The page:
To Mr. and Mrs. Schultz were born nine children, five of whom are living. Amelia Margaret was born October 7, 1850; married C. Frederick Jacobs, February 7, 1875; died August 8th, the same year. John Frederick, born December 18, 1852; died January 15, 1854. Ezra Christian, born October 29, 1854; died April 2, 1856. Lydia Ann, born December 23, 1856; died December 23, 1877. Mary Elizabeth, born March 6, 1859. Charles Martin, born May 12, 1861. Jesse Nelson, born February 26, 1863. Ida Elmira, born October 12, 1865. Estella Rosine, born June 24, 1869. Mrs. Schultz belongs to the Evangelical Association. Now situated in a pleasant home with all her surviving children about her, she enjoys the peaceful consciousness that in all things she has striven to do her duty to her family, her neighbors and associates. The Schultz family are well known and respected.


Among the early pioneer farmers of Sandusky county was Martin Zeigler, a native of Hessen, Germany, born in the town of Grunberg on the 3d of April, 1795. His wife, Catharine E. Kruder, was born in the same place on the 23d of November, 1796. With a family of five children, in June, 1832, they took passage in a sailing vessel from Bremen, and after a stormy voyage of seventy two days arrived at Baltimore, Maryland. Here, Martin Zeigler was taken with the cholera, which was then raging in the city. He escaped with his life, but with feeble health, which for some time prevented him from taking active measures for his family's support, and consequently reducing his capital to a considerable extent. They removed to Zanesville, and remained there until 1835, when, having purchased a tract of three hundred and twenty acres of land in Riley township, four miles northeast of Fremont, they settled themselves permanently. A stranger had determined upon the purchase of this land at the same time with Mr. Zeigler. The former, with that intention, left Zanesville by stage, for the Government land office at Bucyrus, on the same morning that the latter started on foot on the same errand. The foot-traveler beat the stage by several hours, and accomplished his purpose before his disappointed competitor put in an appearance. Martin Zeigler was a man of great energy and perseverance, of sterling honesty and uprightness of character. He was of nervous disposition, showing this strongly in his conversation which he always carried on in a remarkably impressive, earnest and most excitable manner. He died at his home July 24, 1867. His wife died in Fremont, February 3, 1879. They reared a family of eight children, all of whom (with the exception of their oldest son, Henry, who was for twenty-five years one of the leading merchants in Fremont), carried on the occupation of farming.

John Zeigler, the subject of the engraving, was born at the residence of his parents, Martin and Catharine Zeigler, in Riley township, on the 15th of December, 1 84 1. In 1865 he married Mary Jacobs, and lived up to the date of his death on the homestead left vacant by his father's demise in 1867. His death occurred in a violent manner on the 15th day of August, 1876. While working in the field on the morning of the last-mentioned date, he was kicked in the abdomen by a vicious horse, and died the same evening, at the age of thirty-four years, leaving a wife and four children. He was an exemplary father and husband and a model farmer. Through hard labor and ceaseless industry he had accumulated a small fortune, and had life been granted him, by the time he had reached middle age he would have been one of the wealthy farmers of that district, as he was then a representative man. Honesty, frugality, and industry are unfailing indicators of ultimate success.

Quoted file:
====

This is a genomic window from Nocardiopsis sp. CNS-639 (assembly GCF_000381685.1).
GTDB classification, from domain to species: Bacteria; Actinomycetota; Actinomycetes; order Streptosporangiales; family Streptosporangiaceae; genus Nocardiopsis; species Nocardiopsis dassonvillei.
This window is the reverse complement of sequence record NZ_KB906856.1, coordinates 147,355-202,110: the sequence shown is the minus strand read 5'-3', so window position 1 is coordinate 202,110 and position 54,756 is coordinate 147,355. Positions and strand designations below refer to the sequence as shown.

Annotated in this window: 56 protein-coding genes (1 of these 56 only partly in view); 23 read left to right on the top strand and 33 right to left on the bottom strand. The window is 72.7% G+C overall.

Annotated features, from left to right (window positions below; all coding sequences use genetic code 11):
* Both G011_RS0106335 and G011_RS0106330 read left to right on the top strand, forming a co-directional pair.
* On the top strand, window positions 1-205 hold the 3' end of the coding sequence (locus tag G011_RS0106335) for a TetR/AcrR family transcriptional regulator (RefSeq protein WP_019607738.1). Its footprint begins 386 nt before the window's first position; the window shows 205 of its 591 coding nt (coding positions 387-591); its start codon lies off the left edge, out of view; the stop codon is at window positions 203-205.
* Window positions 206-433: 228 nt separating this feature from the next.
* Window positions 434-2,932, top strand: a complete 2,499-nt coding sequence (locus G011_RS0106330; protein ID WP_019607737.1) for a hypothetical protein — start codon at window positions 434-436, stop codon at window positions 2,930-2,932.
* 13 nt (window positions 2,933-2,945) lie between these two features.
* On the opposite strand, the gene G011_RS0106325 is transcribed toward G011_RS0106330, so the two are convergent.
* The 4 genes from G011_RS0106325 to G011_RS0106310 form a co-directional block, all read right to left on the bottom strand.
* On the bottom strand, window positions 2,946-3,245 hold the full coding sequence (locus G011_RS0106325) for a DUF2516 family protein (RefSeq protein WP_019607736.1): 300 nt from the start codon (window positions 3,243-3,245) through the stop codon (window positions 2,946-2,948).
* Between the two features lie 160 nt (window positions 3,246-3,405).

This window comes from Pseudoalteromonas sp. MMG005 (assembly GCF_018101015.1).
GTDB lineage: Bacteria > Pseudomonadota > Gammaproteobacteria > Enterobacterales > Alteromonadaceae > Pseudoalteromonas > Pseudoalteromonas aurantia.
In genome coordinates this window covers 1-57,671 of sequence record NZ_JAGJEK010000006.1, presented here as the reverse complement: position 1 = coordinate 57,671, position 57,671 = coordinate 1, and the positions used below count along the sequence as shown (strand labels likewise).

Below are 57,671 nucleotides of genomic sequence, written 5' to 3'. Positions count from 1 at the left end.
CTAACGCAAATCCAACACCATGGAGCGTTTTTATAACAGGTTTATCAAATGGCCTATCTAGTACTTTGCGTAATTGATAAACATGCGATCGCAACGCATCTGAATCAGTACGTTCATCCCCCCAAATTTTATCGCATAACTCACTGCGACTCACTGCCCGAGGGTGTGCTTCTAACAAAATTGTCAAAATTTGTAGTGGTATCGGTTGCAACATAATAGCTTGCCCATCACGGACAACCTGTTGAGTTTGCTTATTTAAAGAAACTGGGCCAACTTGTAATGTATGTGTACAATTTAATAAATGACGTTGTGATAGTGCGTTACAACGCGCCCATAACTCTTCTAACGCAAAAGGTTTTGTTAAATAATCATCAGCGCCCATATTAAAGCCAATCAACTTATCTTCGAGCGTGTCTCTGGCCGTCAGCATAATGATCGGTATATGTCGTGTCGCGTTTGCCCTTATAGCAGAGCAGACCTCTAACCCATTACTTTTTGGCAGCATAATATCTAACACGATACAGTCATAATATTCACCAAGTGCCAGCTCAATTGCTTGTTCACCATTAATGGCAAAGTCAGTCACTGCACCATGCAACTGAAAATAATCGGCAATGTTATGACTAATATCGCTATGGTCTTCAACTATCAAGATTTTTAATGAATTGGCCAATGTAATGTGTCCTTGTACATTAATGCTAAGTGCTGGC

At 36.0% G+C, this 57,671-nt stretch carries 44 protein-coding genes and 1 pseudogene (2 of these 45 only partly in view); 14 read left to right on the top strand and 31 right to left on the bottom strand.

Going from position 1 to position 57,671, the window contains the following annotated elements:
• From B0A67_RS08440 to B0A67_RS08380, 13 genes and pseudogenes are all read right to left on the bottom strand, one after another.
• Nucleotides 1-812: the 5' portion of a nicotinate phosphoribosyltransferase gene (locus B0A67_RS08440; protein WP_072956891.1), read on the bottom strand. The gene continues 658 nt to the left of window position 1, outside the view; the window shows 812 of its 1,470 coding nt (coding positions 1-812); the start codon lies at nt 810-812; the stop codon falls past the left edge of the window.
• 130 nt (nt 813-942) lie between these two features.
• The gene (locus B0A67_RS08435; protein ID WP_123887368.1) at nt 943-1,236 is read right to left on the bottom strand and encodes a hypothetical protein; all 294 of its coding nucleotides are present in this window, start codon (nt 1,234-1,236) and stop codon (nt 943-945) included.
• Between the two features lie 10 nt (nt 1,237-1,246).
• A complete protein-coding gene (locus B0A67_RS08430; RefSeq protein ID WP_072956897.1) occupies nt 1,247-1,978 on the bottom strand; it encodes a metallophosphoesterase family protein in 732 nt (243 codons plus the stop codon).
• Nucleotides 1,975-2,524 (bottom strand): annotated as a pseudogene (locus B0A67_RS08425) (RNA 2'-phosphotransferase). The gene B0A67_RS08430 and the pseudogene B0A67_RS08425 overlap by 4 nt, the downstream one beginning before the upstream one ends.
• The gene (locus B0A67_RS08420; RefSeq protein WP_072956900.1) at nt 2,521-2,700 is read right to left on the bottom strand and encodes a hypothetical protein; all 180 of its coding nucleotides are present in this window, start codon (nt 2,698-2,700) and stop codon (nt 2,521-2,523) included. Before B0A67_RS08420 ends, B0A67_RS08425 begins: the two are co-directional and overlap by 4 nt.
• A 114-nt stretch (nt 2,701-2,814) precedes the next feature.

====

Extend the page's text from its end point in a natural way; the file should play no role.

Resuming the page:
Casper Hirt, a prominent farmer of Riley township, was born the 3d day of August, 1820, at Stilli, Canton Aargau, Switzerland. His parents were in limited circumstances, and had a large family. Under such conditions Casper Hirt concluded, in the year 1848, after the struggle of the Helvetic government, in which he was personally engaged, against her rebellious Cantons (Sonderbund), to emigrate to America, where better prospects are offered a poor man than in his native country. He came to Ohio, but not pleased with his fortune yet, he started about two years after for California. To travel from Ohio to California on foot, over the vast plains and deserts of the unsettled territories was in that time no small undertaking. Having arrived there Mr. Hirt met with fortunate circumstances. Nevertheless he was discontented, and, being fond of travelling, the new reports of very rich gold mines in Australia led him to new adventures. But he was badly disappointed in his hopes. He turned back to California again, but experienced a voyage over the Pacific of great privation and hardship. Gold could not deliver him from the suffering of homesickness. He was longing painfully for his native country. In May, 1854, he reached Switzerland again, and remained at his home until the fall of the same year, and then started, accompanied by a large number of emigrants, for America. After his arrival at Philadelphia he married Miss Fanny Vogt, born November 24, 1826, in Villigen, Canton Aargau, Switzerland. From Philadelphia he came to Ohio, and settled in Riley township, Sandusky county, the present residence of his family. In consequence of his industry, economy, and skill as a farmer, he made rapid progress in the accumulation of an estate. In the summer of 1878, he visited his native land for the second time. During his life he crossed the Atlantic Ocean five times, and the Pacific twice. In politics he was a Democrat. His family consisted of eight sons and one daughter — John Henry, born August 16, 1855, died January 21, 1877; Charles, born February 2, 1857; Samuel I., born August 20, 1858; Anna Maria Eliza, born June 10, i860; Frederick Franklin, born February 18, 1862; Henry Albert, born April 20, 1864; Edward Ursinius, born April 20, 1867; Adolph, born April 24, 1869; Lewis S., born October 26, 1872.

Mr. Hirt was brought up a member of the German Reformed church, and attended its services throughout life.

In the long and severe winter of 1881 Mr. Casper Hirt died (February 3d), in
consequence of a bad cold, which turned into a lung disease, aged sixty years and six months. By his death his family lost a tender husband and father, the township a good citizen, and his neighbors a true friend.

Source:  History of Sandusky County, Ohio with Portraits and Biographies of Prominent Citizens and Pioneers, by H. Z. Williams & Bro., Homer Everett, (c) 1882, pp. 726-740